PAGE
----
The original 2013 version of the head-worn computer that looks like eyeglasses flopped, mainly for social reasons (“bugginess and creepiness”). But we were assured in 2014 that the technology was sure to march on. Indeed, Google Glass 2.0 (2017) is considered by aficionados to be a “startling second act.” Yet, in a world where we see handhelds everywhere, we rarely see Google glasses, possibly due to the “widespread derision” factor as well as privacy concerns.
At Wall Street Journal, Joanna Stern offers to explain why much high tech does not take the world by storm:
According to the people who actually build this stuff, the problem is bigger than tech. Bill Buxton, a father of the touch screen and a principal researcher at Microsoft, says it is often the wetware (aka us) that gets in the way.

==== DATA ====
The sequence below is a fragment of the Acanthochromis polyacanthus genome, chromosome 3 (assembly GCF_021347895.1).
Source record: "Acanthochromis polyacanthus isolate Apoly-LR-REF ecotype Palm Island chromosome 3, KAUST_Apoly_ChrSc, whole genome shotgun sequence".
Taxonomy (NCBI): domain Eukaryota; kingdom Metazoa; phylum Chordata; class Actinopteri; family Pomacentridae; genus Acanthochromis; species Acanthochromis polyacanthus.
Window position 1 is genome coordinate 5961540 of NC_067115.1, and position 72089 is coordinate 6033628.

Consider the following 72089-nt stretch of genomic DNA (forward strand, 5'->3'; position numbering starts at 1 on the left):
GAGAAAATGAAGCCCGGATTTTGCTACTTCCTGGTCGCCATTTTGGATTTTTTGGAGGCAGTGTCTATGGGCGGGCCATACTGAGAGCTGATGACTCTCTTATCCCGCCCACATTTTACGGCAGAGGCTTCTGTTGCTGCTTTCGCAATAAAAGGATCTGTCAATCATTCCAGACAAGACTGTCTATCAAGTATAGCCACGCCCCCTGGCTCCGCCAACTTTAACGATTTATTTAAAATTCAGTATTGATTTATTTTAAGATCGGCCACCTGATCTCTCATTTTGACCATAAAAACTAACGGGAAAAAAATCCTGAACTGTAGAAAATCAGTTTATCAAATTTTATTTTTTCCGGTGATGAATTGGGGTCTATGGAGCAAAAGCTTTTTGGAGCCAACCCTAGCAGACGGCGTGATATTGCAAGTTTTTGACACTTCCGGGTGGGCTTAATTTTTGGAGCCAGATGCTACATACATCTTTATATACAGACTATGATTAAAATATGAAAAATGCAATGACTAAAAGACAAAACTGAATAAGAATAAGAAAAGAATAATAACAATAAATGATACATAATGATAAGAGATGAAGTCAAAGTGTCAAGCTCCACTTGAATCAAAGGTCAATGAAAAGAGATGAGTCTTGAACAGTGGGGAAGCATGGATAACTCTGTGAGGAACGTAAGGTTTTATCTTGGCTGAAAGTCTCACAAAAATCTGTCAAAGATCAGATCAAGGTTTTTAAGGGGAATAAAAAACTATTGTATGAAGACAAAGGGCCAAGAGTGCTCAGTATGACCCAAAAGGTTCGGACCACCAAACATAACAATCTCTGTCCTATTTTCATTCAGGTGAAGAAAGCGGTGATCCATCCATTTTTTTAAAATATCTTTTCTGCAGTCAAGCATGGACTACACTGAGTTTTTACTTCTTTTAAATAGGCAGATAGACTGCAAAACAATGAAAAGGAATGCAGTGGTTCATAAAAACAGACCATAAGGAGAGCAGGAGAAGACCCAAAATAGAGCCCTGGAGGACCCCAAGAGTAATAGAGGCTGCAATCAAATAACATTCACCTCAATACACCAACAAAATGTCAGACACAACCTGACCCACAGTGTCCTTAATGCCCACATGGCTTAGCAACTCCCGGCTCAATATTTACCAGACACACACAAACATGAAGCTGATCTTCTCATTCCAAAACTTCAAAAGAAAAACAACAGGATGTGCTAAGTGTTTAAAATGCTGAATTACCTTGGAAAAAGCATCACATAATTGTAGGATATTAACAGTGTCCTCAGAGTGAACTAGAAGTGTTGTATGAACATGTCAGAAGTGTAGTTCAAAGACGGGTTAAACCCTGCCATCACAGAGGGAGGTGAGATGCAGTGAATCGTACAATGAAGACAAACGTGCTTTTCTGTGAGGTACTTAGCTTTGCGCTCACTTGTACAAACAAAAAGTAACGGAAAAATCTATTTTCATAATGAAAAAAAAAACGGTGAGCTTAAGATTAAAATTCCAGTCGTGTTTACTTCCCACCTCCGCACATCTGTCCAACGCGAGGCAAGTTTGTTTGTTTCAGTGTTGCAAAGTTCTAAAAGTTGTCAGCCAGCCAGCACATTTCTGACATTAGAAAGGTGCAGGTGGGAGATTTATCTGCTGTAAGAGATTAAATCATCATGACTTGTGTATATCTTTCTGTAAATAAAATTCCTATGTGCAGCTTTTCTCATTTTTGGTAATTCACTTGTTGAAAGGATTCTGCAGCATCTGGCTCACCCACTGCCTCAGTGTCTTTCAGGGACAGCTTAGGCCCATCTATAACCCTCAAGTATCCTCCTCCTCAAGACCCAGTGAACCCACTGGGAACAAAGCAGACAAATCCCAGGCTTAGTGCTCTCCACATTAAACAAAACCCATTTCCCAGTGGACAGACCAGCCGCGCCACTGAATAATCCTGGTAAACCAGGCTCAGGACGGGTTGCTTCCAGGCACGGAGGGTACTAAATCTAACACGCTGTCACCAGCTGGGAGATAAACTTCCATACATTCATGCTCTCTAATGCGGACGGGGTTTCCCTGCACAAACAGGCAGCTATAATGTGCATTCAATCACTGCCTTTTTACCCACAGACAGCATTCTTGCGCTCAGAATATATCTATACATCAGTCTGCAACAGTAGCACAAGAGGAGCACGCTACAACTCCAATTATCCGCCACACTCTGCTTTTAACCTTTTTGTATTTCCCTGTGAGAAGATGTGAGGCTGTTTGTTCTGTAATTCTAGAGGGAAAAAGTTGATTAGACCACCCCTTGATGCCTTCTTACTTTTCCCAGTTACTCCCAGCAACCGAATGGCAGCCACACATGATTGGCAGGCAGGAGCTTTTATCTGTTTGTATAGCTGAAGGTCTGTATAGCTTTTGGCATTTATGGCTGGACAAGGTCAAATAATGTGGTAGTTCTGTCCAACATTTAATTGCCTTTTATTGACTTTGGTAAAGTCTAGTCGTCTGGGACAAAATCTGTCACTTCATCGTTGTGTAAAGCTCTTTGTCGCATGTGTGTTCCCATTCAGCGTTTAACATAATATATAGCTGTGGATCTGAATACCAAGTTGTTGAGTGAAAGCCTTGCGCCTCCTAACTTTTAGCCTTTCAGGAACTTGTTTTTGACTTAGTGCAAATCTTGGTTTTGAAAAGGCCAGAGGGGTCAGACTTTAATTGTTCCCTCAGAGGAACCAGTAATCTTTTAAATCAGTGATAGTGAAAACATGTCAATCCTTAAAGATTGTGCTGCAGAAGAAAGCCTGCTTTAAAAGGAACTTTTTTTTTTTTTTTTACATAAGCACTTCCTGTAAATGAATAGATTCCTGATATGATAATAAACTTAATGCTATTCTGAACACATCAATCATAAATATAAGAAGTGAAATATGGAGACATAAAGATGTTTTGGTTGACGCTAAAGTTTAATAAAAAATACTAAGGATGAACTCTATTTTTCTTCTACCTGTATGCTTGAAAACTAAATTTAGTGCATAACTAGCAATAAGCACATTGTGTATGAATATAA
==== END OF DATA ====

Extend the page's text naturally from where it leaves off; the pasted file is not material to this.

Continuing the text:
“The people who have the tech skills may not have the cultural and social skills,” Buxton says. “It’s only when you get all those skills together that you get the perfect storm for the next breakthrough.” Google Glass is a great example. The company was so excited about its headworn computer that it missed the social and privacy concerns, not to mention the hideously geeky design. Joanna Stern, “We Were Promised Mind-Blowing Personal Tech. What’s the Hold-Up?” at The Wall Street Journal (paywall)
It bears repeating: A technology is adopted when it solves problems as identified by users rather than problems as identified by developers. 😉
See also: The driverless car: A bubble soon to burst? Author says journalists too gullible about high tech
Screen Writers’ Jobs Are Not Threatened by AI. Unless the public starts preferring mishmash to creativity
AI That Can Read Minds? Deconstructing AI Hype The source for the claims seems to be a 2018 journal paper, “Real-time classification of auditory sentences using evoked cortical activity in humans.” The carefully described results are indeed significant but what the Daily Mail article didn’t tell you sheds a rather different light on the AI mind reader.